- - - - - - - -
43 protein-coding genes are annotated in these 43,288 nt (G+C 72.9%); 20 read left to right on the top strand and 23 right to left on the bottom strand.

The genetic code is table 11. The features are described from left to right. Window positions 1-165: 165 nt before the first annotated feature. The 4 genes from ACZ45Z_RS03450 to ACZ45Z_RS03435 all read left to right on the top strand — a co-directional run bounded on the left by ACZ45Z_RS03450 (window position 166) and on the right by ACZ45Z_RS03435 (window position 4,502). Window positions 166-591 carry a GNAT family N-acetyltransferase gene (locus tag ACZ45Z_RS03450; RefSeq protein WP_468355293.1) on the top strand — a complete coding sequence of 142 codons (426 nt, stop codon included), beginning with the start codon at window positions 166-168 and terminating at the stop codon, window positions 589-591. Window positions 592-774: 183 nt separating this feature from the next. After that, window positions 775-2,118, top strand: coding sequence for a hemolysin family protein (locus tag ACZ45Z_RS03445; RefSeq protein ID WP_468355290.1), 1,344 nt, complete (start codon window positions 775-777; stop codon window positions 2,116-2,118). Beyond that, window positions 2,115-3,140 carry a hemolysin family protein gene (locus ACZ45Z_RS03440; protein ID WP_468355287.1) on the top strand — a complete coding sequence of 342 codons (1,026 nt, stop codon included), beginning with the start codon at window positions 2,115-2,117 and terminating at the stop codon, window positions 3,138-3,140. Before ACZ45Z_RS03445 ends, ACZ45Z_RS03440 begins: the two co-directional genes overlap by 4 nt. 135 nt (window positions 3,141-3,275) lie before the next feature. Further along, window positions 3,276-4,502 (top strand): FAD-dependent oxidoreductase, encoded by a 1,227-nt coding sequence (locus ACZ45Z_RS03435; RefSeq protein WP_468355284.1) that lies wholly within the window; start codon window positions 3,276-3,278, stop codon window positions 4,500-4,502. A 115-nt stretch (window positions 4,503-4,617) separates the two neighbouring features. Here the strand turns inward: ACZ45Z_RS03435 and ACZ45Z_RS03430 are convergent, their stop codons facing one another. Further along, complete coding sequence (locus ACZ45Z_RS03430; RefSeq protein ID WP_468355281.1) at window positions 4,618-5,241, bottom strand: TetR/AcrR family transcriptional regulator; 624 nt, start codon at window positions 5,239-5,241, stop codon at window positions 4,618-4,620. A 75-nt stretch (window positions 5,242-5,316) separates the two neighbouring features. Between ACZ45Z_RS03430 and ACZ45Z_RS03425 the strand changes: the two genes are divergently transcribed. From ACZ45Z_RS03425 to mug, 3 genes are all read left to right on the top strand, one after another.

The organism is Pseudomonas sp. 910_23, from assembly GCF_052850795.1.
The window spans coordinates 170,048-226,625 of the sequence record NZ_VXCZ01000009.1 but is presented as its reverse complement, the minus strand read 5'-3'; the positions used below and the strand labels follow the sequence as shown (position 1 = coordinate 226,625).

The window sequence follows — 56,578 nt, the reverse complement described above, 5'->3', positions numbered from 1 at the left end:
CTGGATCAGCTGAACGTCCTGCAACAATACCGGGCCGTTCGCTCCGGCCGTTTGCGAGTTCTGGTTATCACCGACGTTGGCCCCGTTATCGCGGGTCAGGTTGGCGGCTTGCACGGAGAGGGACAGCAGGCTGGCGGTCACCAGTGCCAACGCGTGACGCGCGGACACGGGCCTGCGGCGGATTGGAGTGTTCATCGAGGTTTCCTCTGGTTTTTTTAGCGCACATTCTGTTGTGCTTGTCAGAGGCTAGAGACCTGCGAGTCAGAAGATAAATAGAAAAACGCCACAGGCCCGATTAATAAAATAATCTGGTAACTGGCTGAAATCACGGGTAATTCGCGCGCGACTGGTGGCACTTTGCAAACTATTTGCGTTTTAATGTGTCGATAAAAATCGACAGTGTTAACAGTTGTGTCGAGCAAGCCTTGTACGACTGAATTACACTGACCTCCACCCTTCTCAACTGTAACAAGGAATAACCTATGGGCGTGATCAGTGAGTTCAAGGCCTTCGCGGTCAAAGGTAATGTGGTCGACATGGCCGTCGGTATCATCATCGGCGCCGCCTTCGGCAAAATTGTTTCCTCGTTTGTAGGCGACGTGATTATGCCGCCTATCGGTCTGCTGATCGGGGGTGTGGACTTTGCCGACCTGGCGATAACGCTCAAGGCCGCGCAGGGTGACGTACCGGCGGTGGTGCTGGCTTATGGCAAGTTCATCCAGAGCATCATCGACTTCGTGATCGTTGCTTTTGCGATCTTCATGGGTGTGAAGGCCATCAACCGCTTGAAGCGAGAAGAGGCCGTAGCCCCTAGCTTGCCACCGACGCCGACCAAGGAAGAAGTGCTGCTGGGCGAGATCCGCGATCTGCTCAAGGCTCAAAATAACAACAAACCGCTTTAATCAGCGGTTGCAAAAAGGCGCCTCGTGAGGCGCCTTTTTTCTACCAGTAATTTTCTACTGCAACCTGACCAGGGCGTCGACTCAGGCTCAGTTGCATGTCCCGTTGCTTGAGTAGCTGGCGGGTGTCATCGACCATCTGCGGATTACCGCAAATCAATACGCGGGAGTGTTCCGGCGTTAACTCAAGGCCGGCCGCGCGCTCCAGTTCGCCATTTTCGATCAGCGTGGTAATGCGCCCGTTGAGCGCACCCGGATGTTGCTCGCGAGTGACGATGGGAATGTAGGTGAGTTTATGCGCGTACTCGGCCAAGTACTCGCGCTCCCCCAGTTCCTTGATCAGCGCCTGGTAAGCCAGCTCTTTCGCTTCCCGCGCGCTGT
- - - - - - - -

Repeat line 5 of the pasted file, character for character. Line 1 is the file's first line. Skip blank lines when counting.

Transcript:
The window sequence follows — 56,578 nt, the reverse complement described above, 5'->3', positions numbered from 1 at the left end: